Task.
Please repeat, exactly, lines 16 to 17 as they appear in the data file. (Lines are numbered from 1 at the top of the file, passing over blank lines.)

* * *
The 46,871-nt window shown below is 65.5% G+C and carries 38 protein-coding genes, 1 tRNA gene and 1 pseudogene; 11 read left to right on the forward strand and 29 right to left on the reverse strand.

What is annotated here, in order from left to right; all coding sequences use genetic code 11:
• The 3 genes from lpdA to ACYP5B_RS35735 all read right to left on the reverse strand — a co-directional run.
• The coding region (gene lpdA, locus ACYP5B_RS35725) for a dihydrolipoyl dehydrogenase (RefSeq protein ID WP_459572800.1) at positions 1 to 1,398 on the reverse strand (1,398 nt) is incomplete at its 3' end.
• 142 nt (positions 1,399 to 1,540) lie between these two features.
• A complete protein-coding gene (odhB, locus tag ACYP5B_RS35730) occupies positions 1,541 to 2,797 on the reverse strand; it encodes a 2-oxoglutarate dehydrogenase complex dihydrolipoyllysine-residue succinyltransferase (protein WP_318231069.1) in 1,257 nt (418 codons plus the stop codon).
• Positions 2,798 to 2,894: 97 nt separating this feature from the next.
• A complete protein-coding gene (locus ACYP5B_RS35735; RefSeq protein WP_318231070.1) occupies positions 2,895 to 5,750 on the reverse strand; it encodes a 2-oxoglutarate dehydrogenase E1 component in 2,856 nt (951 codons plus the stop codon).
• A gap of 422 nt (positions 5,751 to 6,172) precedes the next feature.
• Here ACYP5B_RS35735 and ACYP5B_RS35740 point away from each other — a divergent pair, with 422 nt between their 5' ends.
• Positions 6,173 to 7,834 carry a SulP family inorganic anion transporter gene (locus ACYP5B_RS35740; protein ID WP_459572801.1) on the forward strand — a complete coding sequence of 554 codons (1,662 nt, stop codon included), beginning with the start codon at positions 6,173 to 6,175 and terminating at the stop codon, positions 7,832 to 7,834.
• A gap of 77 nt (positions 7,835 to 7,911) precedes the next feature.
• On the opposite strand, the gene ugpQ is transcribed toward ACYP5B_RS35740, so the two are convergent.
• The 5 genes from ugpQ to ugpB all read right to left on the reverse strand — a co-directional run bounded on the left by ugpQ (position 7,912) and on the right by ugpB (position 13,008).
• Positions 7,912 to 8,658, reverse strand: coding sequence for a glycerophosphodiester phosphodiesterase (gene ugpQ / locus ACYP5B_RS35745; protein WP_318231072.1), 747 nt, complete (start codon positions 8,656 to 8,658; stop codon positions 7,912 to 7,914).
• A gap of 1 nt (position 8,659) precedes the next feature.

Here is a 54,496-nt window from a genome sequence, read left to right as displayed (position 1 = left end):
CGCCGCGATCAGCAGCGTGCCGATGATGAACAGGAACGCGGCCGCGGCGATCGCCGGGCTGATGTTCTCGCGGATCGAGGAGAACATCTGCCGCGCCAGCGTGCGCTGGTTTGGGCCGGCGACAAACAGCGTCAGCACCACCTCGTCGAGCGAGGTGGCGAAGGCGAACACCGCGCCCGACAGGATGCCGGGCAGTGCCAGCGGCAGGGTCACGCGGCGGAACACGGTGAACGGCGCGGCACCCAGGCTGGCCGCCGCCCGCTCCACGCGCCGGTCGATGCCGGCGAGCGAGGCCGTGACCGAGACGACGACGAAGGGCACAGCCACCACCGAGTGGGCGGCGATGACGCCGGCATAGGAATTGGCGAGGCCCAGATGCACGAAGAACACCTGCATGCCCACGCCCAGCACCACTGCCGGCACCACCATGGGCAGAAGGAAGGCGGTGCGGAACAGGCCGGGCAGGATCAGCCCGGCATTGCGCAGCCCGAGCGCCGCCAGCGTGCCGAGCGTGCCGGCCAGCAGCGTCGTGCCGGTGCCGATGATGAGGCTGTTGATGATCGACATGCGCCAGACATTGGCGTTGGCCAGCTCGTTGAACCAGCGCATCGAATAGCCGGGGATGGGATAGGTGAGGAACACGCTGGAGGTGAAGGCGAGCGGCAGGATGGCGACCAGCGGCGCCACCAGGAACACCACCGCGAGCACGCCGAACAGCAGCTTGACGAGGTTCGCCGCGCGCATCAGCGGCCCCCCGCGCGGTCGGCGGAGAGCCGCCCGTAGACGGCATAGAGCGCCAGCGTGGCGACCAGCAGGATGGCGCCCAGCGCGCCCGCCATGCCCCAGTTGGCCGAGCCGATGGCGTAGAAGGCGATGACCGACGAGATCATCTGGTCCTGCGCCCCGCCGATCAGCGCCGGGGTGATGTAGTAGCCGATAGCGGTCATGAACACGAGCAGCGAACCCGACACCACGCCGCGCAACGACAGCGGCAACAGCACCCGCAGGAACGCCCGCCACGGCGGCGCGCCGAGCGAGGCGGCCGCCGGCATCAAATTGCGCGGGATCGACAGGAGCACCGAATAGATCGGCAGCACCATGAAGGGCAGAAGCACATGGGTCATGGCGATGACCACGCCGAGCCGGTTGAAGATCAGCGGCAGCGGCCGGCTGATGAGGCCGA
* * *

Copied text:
• A gap of 1 nt (position 8,659) precedes the next feature.

Here is a 54,496-nt window from a genome sequence, read left to right as displayed (position 1 = left end):